Huval explained the intent of the bills in a telephone interview.
“HB273 would give the commissioner of insurance the power to deny companies the ability to use deceptive trade names,” Huval said. He pitched the bill as a consumer protection bill.
“Some companies might try to use their trade name to give the impression that they are a type of governmental entity in order to fool consumers,” Huval said. “It’s a deceptive trade practice and my bill would give the commissioner the power to stop it.”
Huval said his bill would not apply to companies that are already using such trade names in other states.
HB407, Huval said, would provide for agents who sell health insurance to apply an agency fee to policy transactions.
“Some agents will find coverage for clients almost as a favor, but because that is not their main line of work, they don’t make any money off the sale. My bill would enable them to collect an agency fee.”
Huval said the bill does not set a cap or range on the agency fee, but that the market would set that.
“I can tell you that if one agent is charging a much larger fee than others, it’s going to catch up with them in the market,” Huval said. “They’re going to lose business.”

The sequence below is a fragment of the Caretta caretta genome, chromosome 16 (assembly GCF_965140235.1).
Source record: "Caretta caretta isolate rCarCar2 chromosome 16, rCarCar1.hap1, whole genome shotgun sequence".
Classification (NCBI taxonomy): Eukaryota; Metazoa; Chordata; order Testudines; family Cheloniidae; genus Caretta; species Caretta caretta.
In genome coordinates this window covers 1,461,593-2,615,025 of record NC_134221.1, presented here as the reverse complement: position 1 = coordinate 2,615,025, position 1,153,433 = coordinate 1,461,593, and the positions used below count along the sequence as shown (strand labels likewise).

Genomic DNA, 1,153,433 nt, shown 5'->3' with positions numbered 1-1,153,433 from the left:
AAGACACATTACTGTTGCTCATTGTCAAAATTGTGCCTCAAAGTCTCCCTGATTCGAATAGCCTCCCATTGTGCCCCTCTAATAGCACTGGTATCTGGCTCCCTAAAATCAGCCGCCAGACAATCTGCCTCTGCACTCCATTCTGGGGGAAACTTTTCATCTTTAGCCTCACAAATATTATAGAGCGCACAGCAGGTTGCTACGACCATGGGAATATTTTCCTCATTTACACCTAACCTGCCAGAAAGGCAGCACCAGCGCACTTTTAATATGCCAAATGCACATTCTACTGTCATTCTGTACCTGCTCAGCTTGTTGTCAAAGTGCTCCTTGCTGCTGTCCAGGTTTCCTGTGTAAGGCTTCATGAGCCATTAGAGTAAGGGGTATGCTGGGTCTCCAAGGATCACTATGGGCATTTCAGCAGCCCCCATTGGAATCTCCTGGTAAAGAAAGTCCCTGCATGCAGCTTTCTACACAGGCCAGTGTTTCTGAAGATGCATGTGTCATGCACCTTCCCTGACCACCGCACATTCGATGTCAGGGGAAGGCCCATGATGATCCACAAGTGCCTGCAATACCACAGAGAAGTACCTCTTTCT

His third bill, HB480, would remove the renewal fees of claims review companies operating in the state.
“If an insurance claim is denied, you can review that denial to an Internal Review Organization,” Huval, a property and casualty insurance agent, explained. The legislation creating these claims appeal organizations was enacted in 2013 with a provision that the work of each organization be reviewed every two years by the Department of Insurance. Huval’s bill would remove the fee tied to that review of the companies after their initial certification, as long as their work was deemed satisfactory.
Huval said he did not know how many Internal Review Organizations were doing business in the state.